This simple tamarind paste is made with one ingredient (tamarind).
It can be used to make a whole bunch of other recipes like tamarind juice, chutney, sauce and more.
You can use it in your favorite Thai and Indian dishes too. I’ve used it to boost the flavor profile of my homemade BBQ sauce.
Shhh! That’s the secret ingredient.
Tamarind paste has the typical tangy, tart-like flavor.
Ever heard of tamarind?
It’s part of the legume family – think soybeans, peas and peanuts.
The tamarind fruit comes in brown, thin-shelled pods. When you remove the shell, you’ll find a series of seeds surrounding thin, brown flesh. It’s that flesh that holds all the tangy, delicious tamarind flavor.
When you extract the flavor (usually by adding hot water and squeezing the flesh), you can make lots of wonderful recipes. Tamarind juice is a unique thirst quencher. And you can make chutneys and tamarind candy too (we call it tamarind balls).
So, you can see there are lots of wonderful tamarind recipes. And guess what? Tamarind pods and flesh can last for years in the fridge. I’m not kidding. Its shelf-life is incredibly long. Once it is kept dry, tamarind won’t ever grow mold or bacteria in the fridge. So, you can stock up and use it years later.
Get tamarind on Amazon.
Note, if your tamarind pulp is older and darker, it will make a darker tamarind paste. Fresher tamarind pulp is lighter brown and will make a lighter colored paste. Both taste the same.
Making tamarind paste starts the same way as all other tamarind recipes – by extracting the flavor from the tamarind flesh. Once extracted, you can heat to sterilize the extract and strain to remove the seeds.
The resulting paste can be used to make all the other tamarind recipes. So, having the paste made beforehand and kept in the fridge will save you time and effort as you whip up your favorite dishes.
Let’s get into a little more detail on how to make tamarind paste from scratch.
How to Make Tamarind Paste
Starting to make the paste will depend on what you bought.
If you were able to get your hands on tamarind in the shells, then the starting point would be to remove the shells. This is how I purchased tamarind and I prefer it since it can last for months (and years) in the fridge.
Break and peel the shells off. You can add the shells to your compost instead of throwing it away. Remove the tamarind “strings.”
If you buy tamarind pulp, you can start from this point.
Squeeze the tamarind pulp to pull apart the seeds from each other. Add the seeds and pulp to a bowl.
Pour boiling water over the tamarind and leave to soak for 15 minutes.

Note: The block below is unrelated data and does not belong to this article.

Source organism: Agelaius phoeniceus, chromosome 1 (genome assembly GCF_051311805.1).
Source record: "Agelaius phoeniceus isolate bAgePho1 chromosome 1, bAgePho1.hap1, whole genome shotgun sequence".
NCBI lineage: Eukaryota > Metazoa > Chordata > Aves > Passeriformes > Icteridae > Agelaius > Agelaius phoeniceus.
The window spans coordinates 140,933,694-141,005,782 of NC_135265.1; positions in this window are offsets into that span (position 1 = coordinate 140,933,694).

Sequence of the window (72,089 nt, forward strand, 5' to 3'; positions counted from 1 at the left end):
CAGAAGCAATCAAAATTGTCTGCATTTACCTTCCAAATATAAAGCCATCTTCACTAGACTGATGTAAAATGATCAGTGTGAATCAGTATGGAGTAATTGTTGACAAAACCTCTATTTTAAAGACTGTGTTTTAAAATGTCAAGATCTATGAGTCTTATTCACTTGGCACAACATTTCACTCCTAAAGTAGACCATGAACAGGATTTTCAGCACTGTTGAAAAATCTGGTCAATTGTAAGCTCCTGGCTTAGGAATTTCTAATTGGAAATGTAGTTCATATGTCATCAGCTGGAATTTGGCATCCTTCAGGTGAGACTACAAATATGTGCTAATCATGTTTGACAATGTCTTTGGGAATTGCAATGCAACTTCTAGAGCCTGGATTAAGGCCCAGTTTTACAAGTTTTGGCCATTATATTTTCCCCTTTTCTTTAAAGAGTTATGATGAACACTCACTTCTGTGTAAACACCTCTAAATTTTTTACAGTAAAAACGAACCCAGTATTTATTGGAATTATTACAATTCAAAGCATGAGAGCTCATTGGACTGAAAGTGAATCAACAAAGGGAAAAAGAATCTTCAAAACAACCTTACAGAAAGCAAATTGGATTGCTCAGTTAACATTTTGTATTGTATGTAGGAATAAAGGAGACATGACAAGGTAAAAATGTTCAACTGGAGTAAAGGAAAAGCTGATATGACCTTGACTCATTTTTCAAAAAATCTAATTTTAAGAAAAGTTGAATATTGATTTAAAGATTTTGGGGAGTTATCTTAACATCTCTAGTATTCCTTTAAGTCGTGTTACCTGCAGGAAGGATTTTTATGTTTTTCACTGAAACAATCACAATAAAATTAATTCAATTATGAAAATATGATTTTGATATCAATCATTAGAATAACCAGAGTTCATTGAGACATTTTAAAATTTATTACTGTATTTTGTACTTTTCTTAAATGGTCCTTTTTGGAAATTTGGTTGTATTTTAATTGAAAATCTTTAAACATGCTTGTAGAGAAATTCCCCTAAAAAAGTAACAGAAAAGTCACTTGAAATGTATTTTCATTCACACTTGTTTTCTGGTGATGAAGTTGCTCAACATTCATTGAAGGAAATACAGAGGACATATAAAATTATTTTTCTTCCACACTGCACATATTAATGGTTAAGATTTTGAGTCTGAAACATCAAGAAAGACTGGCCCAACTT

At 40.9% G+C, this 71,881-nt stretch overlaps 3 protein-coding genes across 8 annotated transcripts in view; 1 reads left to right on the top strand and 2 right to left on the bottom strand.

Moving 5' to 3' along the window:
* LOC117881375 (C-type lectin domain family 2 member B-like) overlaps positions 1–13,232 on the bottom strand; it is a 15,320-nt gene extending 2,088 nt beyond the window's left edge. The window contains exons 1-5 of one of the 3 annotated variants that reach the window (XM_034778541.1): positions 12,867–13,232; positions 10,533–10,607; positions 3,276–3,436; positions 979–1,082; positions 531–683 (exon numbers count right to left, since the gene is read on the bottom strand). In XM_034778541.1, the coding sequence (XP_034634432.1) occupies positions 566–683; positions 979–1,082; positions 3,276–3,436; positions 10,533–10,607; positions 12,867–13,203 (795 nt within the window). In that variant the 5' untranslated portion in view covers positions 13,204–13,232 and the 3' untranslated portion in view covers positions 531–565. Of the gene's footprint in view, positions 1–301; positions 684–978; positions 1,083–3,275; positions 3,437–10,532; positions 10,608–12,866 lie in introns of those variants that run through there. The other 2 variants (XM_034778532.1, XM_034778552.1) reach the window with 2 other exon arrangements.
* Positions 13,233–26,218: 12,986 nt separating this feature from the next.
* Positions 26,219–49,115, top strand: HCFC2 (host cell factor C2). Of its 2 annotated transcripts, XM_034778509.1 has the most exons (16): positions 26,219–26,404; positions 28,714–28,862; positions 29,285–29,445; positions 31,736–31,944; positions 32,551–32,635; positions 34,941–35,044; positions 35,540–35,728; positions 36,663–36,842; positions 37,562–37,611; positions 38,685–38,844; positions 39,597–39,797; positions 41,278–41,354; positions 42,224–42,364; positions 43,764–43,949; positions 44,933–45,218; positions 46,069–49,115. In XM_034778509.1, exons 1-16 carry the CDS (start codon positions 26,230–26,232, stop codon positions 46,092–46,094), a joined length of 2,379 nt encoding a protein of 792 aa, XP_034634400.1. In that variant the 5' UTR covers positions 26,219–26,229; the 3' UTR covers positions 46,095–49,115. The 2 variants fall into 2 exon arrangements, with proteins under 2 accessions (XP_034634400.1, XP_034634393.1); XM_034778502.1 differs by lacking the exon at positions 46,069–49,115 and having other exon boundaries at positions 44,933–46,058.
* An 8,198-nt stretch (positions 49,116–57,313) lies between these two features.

When the water has cooled, squeeze the tamarind pulp to soften it. Let it sit for another 15 minutes before squeezing again to separate the pulp from the seeds.
Strain and boil the liquid for 5 minutes to form the tamarind paste. This boiling step is for sterilizing the paste so it will last longer in the fridge. You can add a pinch of salt too for the same reason.
Allow to cool before bottling. Keep in the fridge. It’ll last a couple months in there.
You can discard the seeds.
The best use for tamarind paste is to make tamarind chutney. But you can add it to your favorite thai recipes, sauces and even drinks.
Is Tamarind Good for You?
Tamarind is especially rich in minerals. The USDA Food Database show tamarind has high levels of copper and moderate levels of iron, magnesium, phosphorus and potassium. It also has low levels of calcium too. Imagine… calcium in the fruit!
Besides minerals, you’ll find good levels of Vitamins B1, B2 and B3 in the fresh pulp.
This recipe yields 3 tablespoons of tamarind paste. Scale up your recipe accordingly.
Tamarind Paste: Simple and Easy to Make
- ½ cup tamarind pulp and seeds
- ½ cup boiling water
- pinch of salt
- Peel the tamarind and remove the strings.
- Break apart to separate the seeds from each other.
- Pour boiling water over the seeds and allow to sit for 15 minutes.
- Squeeze the seeds to soften the pulp.
- Leave to sit for another 15 minutes.
- Squeeze the seeds again to separate the pulp.
- Strain and discard the seeds.
- Boil the tamarind liquid over medium heat for 5 minutes to sterilize the paste.
- Add a pinch of salt for further sterilization.
- Allow to cool before bottling (it'll be about 3 tablespoons).
- Store in the fridge.